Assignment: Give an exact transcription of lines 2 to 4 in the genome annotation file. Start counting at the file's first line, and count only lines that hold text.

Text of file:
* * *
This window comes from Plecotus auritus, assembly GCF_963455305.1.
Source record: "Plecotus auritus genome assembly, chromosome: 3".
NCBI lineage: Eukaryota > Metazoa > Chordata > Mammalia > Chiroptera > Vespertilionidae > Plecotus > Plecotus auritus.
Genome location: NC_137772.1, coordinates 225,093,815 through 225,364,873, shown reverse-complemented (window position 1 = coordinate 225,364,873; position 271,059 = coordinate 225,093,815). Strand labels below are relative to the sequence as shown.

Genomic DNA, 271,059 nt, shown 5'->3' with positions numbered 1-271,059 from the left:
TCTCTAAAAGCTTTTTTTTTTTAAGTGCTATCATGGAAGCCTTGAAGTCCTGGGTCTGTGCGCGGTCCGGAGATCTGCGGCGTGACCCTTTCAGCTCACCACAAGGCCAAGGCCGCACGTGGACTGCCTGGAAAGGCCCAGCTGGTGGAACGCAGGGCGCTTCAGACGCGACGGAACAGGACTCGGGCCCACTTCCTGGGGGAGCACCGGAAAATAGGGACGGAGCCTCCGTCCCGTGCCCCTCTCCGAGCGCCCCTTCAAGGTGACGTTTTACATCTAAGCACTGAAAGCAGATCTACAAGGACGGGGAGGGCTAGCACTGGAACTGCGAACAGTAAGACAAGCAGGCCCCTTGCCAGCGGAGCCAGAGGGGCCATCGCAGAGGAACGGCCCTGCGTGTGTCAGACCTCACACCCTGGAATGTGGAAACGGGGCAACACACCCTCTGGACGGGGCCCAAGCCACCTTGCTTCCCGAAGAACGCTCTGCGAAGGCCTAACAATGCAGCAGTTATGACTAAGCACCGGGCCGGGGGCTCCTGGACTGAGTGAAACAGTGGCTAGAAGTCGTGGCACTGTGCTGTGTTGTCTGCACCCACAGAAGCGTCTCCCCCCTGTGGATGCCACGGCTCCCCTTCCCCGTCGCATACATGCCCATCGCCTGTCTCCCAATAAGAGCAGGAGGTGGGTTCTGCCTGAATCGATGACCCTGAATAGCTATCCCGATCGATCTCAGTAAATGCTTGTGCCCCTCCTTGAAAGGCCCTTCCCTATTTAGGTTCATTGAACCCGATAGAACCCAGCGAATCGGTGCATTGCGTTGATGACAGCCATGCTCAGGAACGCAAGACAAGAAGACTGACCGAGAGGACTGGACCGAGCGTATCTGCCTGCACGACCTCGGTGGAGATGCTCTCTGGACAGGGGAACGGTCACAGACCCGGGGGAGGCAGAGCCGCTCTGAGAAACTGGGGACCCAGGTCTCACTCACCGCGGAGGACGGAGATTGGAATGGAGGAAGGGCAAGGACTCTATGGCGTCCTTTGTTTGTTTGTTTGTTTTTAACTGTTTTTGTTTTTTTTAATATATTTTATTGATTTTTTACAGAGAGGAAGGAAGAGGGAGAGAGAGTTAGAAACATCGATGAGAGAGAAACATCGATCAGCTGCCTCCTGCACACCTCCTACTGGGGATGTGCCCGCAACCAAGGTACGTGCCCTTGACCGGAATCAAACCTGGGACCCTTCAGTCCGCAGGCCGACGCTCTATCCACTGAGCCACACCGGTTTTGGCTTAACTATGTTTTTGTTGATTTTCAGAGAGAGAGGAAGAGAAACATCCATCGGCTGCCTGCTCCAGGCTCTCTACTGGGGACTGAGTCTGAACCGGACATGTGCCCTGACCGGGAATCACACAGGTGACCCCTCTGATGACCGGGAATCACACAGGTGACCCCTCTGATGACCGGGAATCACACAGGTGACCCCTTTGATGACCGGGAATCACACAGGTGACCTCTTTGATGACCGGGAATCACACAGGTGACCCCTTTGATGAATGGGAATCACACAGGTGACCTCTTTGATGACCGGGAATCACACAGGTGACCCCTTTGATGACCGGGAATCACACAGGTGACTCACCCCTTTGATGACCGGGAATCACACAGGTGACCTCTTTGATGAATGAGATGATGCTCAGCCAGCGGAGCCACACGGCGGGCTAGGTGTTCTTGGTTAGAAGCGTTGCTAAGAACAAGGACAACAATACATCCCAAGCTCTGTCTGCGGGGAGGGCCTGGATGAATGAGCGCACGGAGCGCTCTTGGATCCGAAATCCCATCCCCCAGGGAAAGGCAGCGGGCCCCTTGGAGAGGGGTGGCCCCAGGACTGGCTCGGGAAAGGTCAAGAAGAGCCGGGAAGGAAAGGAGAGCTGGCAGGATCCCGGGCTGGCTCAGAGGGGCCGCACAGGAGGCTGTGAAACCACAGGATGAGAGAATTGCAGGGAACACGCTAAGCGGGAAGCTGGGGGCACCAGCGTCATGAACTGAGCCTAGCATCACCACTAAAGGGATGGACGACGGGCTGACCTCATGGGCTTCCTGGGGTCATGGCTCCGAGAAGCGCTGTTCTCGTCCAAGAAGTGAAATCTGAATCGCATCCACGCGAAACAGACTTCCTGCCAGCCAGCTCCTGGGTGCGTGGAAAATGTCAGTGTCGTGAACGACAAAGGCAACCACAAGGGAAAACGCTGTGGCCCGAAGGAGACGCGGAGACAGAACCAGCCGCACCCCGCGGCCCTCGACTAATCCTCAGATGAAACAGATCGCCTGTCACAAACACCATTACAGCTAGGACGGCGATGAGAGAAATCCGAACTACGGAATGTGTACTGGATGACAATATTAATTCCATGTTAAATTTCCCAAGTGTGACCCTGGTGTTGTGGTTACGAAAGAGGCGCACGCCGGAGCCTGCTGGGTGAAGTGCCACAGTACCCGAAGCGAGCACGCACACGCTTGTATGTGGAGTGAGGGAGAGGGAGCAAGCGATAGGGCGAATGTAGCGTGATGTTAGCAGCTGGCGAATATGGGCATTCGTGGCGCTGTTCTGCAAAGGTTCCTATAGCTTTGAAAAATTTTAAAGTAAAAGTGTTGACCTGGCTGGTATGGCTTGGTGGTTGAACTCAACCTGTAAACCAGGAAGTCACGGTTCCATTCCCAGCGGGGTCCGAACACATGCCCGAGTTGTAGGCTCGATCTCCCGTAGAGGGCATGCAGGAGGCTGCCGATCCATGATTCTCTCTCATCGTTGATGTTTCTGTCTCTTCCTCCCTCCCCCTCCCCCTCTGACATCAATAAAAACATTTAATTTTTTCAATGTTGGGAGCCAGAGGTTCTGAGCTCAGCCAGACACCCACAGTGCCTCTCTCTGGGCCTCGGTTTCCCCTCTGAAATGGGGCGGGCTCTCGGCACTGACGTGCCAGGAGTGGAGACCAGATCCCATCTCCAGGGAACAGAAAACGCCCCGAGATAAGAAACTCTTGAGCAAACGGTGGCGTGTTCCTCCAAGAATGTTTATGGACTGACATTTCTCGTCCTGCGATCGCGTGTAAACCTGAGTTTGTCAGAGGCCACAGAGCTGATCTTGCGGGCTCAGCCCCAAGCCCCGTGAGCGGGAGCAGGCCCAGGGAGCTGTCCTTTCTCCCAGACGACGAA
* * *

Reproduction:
Source record: "Plecotus auritus genome assembly, chromosome: 3".
NCBI lineage: Eukaryota > Metazoa > Chordata > Mammalia > Chiroptera > Vespertilionidae > Plecotus > Plecotus auritus.
Genome location: NC_137772.1, coordinates 225,093,815 through 225,364,873, shown reverse-complemented (window position 1 = coordinate 225,364,873; position 271,059 = coordinate 225,093,815). Strand labels below are relative to the sequence as shown.